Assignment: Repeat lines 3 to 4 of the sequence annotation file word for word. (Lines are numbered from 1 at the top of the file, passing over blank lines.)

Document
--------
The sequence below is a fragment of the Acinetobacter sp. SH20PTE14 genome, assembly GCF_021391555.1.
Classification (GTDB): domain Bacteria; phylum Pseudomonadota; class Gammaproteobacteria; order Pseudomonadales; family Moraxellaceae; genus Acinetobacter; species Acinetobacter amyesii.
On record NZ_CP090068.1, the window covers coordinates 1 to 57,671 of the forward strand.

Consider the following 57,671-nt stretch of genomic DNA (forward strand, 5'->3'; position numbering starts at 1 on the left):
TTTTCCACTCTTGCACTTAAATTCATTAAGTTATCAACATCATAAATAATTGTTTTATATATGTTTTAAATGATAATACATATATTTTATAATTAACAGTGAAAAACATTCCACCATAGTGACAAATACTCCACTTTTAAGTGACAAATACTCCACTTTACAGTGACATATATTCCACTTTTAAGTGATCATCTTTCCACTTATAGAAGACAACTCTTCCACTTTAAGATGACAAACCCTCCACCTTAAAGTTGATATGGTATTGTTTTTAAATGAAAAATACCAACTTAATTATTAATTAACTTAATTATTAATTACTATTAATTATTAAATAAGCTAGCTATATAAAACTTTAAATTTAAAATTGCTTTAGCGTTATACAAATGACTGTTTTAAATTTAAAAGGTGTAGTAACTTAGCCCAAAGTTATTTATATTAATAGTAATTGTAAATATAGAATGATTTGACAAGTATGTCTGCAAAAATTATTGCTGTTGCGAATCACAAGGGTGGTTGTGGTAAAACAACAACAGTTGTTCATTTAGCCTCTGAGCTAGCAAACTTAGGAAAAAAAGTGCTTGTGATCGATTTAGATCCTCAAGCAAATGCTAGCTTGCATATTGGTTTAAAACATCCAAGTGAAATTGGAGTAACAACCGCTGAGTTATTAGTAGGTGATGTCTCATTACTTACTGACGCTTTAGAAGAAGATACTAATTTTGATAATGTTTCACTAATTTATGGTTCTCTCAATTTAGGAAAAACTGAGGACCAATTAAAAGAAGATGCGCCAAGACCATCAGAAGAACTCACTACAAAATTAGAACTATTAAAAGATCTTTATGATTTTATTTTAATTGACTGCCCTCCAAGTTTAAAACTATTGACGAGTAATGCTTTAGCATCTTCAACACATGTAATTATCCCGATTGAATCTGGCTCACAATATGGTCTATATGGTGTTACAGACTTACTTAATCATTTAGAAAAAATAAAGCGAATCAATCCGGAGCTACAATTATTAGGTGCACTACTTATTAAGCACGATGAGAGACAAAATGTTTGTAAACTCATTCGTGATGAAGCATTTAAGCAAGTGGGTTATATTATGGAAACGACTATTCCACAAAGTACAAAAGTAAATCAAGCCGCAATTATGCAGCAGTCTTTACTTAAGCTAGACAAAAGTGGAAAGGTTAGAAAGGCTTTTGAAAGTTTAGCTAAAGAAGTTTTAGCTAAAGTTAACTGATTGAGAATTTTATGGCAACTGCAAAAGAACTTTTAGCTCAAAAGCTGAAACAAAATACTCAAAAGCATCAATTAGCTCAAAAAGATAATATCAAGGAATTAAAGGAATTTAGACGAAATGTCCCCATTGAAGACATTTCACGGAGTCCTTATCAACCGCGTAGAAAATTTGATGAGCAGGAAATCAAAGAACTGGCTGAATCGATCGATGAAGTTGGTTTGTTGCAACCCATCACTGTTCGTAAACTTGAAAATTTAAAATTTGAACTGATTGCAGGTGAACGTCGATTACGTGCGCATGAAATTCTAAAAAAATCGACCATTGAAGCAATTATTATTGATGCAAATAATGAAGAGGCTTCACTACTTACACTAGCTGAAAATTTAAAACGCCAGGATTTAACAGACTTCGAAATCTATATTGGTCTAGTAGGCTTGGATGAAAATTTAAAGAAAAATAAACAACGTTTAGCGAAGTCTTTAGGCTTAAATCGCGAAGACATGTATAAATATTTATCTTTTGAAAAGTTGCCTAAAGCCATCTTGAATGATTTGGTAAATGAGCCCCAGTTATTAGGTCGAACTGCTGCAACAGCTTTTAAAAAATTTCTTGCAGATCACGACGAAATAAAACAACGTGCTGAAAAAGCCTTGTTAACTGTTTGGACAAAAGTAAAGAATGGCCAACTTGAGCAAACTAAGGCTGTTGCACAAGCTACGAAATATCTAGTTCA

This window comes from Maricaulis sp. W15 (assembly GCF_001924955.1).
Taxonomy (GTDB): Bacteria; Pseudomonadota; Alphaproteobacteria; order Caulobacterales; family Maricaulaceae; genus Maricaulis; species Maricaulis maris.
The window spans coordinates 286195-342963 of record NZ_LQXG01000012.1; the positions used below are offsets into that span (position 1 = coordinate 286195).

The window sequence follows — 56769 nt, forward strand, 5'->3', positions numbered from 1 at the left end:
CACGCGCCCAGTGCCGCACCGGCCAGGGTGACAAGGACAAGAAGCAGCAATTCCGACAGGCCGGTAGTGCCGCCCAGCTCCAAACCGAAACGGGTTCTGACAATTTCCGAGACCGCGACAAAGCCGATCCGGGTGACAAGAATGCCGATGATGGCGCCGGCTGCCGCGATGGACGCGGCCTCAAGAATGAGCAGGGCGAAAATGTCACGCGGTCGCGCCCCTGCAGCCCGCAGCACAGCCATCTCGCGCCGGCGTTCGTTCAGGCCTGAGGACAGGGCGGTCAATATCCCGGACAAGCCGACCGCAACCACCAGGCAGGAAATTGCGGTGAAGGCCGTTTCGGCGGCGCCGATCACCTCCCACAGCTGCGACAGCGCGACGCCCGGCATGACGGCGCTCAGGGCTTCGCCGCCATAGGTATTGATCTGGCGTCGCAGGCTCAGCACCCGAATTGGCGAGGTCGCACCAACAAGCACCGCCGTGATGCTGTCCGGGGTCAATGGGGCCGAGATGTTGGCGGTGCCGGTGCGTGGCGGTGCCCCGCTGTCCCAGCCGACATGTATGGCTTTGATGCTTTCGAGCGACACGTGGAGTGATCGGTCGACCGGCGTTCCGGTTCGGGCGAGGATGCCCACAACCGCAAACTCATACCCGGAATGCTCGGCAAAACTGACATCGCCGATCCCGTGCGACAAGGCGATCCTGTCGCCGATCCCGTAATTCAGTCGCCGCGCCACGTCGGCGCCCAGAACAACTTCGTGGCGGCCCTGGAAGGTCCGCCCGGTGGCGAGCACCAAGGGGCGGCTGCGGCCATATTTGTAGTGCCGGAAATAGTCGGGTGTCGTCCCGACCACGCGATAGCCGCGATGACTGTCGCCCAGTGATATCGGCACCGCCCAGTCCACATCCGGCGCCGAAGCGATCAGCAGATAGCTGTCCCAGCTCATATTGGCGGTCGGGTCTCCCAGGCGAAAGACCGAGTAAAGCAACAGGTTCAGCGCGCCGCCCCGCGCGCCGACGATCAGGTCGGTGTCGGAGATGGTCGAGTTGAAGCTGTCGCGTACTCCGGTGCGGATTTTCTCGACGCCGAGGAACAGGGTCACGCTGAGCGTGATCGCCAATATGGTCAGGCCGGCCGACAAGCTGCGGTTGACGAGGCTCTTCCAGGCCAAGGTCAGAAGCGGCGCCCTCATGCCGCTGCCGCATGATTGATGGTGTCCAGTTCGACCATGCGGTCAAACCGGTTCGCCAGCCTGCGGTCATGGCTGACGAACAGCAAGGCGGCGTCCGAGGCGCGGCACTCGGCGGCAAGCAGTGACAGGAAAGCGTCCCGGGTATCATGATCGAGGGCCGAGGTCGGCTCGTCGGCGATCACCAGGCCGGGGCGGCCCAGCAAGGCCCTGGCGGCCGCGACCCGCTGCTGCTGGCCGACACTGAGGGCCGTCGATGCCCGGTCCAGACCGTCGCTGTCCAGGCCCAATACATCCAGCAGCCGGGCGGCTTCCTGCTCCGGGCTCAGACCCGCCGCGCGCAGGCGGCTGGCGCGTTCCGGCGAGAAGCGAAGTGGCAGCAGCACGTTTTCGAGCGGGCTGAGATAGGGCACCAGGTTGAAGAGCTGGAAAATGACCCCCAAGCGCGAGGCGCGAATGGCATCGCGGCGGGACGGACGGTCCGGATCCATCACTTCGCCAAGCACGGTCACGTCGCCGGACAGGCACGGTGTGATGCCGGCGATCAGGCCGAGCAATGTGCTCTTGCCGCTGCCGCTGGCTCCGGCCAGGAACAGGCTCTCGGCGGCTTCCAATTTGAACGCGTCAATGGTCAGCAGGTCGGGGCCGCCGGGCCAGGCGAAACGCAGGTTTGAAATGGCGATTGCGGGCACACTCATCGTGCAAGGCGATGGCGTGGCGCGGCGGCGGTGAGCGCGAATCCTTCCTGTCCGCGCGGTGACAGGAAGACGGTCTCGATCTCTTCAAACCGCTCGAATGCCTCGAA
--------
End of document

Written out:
On record NZ_CP090068.1, the window covers coordinates 1 to 57,671 of the forward strand.

Consider the following 57,671-nt stretch of genomic DNA (forward strand, 5'->3'; position numbering starts at 1 on the left):